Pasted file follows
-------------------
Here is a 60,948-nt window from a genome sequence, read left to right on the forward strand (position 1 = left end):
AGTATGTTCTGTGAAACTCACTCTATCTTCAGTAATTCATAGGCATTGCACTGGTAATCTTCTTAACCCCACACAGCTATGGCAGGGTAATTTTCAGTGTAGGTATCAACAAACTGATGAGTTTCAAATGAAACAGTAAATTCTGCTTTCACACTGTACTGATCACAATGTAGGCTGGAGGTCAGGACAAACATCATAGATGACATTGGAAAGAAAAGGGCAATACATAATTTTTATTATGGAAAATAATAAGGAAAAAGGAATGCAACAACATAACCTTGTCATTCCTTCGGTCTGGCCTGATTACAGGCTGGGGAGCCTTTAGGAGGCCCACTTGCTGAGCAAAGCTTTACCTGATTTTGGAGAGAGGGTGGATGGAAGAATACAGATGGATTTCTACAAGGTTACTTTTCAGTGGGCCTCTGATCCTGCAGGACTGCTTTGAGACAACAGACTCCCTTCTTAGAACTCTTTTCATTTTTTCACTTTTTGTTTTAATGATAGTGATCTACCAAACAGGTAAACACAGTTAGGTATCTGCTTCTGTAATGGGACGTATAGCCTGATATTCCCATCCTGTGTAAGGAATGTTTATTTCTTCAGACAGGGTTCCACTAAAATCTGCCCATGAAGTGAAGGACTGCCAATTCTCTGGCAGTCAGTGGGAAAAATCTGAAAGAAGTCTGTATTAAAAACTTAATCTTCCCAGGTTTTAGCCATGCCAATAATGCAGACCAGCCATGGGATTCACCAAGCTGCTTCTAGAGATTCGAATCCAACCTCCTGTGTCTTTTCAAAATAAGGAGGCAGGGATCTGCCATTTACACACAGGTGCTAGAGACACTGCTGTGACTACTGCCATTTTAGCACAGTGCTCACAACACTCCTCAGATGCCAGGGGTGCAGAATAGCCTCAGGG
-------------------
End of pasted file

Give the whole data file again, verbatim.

Here is a 60,948-nt window from a genome sequence, read left to right on the forward strand (position 1 = left end):
AGTATGTTCTGTGAAACTCACTCTATCTTCAGTAATTCATAGGCATTGCACTGGTAATCTTCTTAACCCCACACAGCTATGGCAGGGTAATTTTCAGTGTAGGTATCAACAAACTGATGAGTTTCAAATGAAACAGTAAATTCTGCTTTCACACTGTACTGATCACAATGTAGGCTGGAGGTCAGGACAAACATCATAGATGACATTGGAAAGAAAAGGGCAATACATAATTTTTATTATGGAAAATAATAAGGAAAAAGGAATGCAACAACATAACCTTGTCATTCCTTCGGTCTGGCCTGATTACAGGCTGGGGAGCCTTTAGGAGGCCCACTTGCTGAGCAAAGCTTTACCTGATTTTGGAGAGAGGGTGGATGGAAGAATACAGATGGATTTCTACAAGGTTACTTTTCAGTGGGCCTCTGATCCTGCAGGACTGCTTTGAGACAACAGACTCCCTTCTTAGAACTCTTTTCATTTTTTCACTTTTTGTTTTAATGATAGTGATCTACCAAACAGGTAAACACAGTTAGGTATCTGCTTCTGTAATGGGACGTATAGCCTGATATTCCCATCCTGTGTAAGGAATGTTTATTTCTTCAGACAGGGTTCCACTAAAATCTGCCCATGAAGTGAAGGACTGCCAATTCTCTGGCAGTCAGTGGGAAAAATCTGAAAGAAGTCTGTATTAAAAACTTAATCTTCCCAGGTTTTAGCCATGCCAATAATGCAGACCAGCCATGGGATTCACCAAGCTGCTTCTAGAGATTCGAATCCAACCTCCTGTGTCTTTTCAAAATAAGGAGGCAGGGATCTGCCATTTACACACAGGTGCTAGAGACACTGCTGTGACTACTGCCATTTTAGCACAGTGCTCACAACACTCCTCAGATGCCAGGGGTGCAGAATAGCCTCAGGG